ZFS Tuning: L2ARC

A Note from the CTO:

This series of articles provides technical tips on how to construct, tune, and manage ZFS storage systems.

WARP Mechanics offers a wide range of commercially-supported Enterprise-class ZFS appliances. These have already been set up and tuned optimally at the factory. Therefore it is rarely necessary for WARP customers to get into this level of detail.

However, WARP believes in giving back to the community, and that WARP appliances may not be right for everyone. Documents such as this may be useful for those who need a ZFS system other than the types offered by WARP, and therefore need to build their own.

However, setting up an enterprise ZFS storage operating system is far more complex than can be explained in any short/simple “how to” document. WARP, for example, has been continually tuning the WARPos stack for six years and counting.

In short: no warranty or support can be offered for non-WARP appliances. And customers who do have supported appliances are encouraged to call WARP rather than attempting to change low-level parameters on their own.


Almost all WARP systems these days include some amount of “Level 2 Adaptive Replacement Cache”. The L2ARC is one or more large, read-optimized SSDs, which will receive data out of primary ARC which has to be evicted from RAM to make room for other data.

A typical WARP NAS system might have 5x to 10x more L2ARC vs. RAM. So a WARPnas appliance with 64GB RAM might have 0.5TB to a 1TB of L2ARC.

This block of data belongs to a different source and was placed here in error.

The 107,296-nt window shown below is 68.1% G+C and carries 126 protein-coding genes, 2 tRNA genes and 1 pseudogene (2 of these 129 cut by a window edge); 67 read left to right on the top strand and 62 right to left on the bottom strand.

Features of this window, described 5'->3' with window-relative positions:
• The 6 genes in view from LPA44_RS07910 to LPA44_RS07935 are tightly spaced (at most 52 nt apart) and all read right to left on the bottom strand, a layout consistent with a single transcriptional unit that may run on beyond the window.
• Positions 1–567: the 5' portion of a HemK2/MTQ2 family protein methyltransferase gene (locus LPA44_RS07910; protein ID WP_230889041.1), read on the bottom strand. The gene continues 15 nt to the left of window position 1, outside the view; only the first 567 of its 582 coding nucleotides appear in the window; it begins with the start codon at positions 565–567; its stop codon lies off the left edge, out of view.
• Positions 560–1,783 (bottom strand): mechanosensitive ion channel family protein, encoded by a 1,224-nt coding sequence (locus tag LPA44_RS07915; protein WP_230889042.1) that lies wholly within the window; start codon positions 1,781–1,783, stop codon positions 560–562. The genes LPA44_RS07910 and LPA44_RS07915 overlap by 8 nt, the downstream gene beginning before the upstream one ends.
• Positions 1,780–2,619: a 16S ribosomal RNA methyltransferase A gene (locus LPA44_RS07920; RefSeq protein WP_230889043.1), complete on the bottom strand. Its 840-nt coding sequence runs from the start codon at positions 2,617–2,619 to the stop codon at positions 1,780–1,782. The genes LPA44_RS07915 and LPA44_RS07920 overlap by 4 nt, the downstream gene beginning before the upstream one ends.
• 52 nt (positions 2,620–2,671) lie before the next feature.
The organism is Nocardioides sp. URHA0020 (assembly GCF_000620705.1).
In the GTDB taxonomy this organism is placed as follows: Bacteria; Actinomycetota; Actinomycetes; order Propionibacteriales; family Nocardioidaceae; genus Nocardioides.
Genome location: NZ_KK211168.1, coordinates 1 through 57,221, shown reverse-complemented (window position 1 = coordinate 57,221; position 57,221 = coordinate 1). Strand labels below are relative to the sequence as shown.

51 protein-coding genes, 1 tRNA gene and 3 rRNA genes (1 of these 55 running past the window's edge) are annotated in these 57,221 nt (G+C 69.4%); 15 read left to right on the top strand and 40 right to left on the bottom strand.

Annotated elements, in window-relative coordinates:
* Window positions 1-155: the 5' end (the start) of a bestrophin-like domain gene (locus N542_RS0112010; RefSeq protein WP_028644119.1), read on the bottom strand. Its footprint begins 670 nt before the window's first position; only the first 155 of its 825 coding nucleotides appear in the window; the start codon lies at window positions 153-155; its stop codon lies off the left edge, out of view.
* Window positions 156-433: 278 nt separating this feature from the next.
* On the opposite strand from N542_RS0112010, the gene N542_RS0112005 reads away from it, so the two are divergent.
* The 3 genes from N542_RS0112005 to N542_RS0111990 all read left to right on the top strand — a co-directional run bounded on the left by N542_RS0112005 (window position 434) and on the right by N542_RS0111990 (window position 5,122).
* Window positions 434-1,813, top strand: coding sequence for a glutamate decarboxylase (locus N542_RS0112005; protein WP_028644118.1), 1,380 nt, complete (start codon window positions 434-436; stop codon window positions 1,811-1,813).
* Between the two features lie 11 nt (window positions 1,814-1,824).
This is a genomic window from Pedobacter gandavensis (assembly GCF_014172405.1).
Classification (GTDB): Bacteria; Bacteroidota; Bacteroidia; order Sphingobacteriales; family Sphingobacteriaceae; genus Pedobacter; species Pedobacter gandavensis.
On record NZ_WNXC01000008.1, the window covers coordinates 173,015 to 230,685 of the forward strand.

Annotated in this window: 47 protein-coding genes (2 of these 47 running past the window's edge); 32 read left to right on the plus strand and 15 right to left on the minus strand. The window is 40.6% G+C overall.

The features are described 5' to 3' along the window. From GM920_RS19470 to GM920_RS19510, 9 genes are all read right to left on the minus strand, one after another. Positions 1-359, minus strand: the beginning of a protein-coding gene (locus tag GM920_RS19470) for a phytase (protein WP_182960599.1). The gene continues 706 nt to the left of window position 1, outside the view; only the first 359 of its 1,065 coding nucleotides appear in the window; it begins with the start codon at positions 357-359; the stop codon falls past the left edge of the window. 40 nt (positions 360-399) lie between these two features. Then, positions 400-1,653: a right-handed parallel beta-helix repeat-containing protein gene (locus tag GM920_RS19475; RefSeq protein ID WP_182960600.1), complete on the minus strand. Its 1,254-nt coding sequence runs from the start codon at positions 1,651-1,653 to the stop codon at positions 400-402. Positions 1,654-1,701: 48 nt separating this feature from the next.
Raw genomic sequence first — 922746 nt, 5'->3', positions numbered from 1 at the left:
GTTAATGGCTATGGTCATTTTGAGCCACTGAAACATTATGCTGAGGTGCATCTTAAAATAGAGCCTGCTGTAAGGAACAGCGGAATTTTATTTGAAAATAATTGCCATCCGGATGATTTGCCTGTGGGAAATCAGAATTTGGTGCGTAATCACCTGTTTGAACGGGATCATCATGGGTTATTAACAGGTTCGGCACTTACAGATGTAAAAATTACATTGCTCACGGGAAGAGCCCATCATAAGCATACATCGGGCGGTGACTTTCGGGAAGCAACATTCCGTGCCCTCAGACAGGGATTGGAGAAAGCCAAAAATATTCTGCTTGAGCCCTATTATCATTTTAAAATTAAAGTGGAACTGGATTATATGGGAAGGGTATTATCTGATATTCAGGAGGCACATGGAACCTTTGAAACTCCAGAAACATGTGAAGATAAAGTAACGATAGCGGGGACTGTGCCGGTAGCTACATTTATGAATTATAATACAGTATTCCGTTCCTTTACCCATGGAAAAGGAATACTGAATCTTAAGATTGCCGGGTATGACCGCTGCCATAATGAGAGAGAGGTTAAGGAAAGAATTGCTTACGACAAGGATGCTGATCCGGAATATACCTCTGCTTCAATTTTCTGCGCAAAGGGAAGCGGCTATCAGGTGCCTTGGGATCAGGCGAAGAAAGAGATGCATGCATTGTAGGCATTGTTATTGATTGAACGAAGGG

A system set up for high performance computing (HPC) might have 20x or more L2ARC vs. RAM. So a WARPhpc controller with 256GB RAM might have 5TB, 10TB, or even more L2ARC.

The benefit of a large L2ARC is that recently or frequently accessed data can be served off of a read-optimized SSD, instead of needing to move HDD heads around to get at it.

There are, however, some trade offs.

For each TB of L2ARC SSD, you consume 1GB to 3GB of RAM. So more L2ARC means less ARC.

Also, it takes CPU and SAS/SATA bus cycles to move data out of RAM and onto L2ARC. Meaning, you can improve read performance, but also reduce write performance, by configuring a large L2ARC.

ZFS has a few related useful tuning options which are safe to try out:

  • L2ARC fill rate
  • L2ARC behavior related to sequential IO
  • L2ARC data types to cache per filesystem


The first item above relates to how aggressively ZFS should try to write data onto the SSD.

The default values made perfect sense back when ZFS was created, because SSDs were slow on writes, small in capacity, and burned out quickly if over used.

But with modern SSDs, the default values are almost always wrong. The L2ARC SSDs now have much higher capacity, so the low fill rate ZFS defaults to will result in the SSD being mostly empty most of the time, and having very little recently accessed data all the time.

The second item tells ZFS whether or not sequential data is cached. This is sometimes called “streaming” data. By default, L2ARC does not cache sequential data. This may be OK for some applications. However, WARP has found that vastly more cache hits will occur by changing the default, and telling ZFS to always cache sequential data.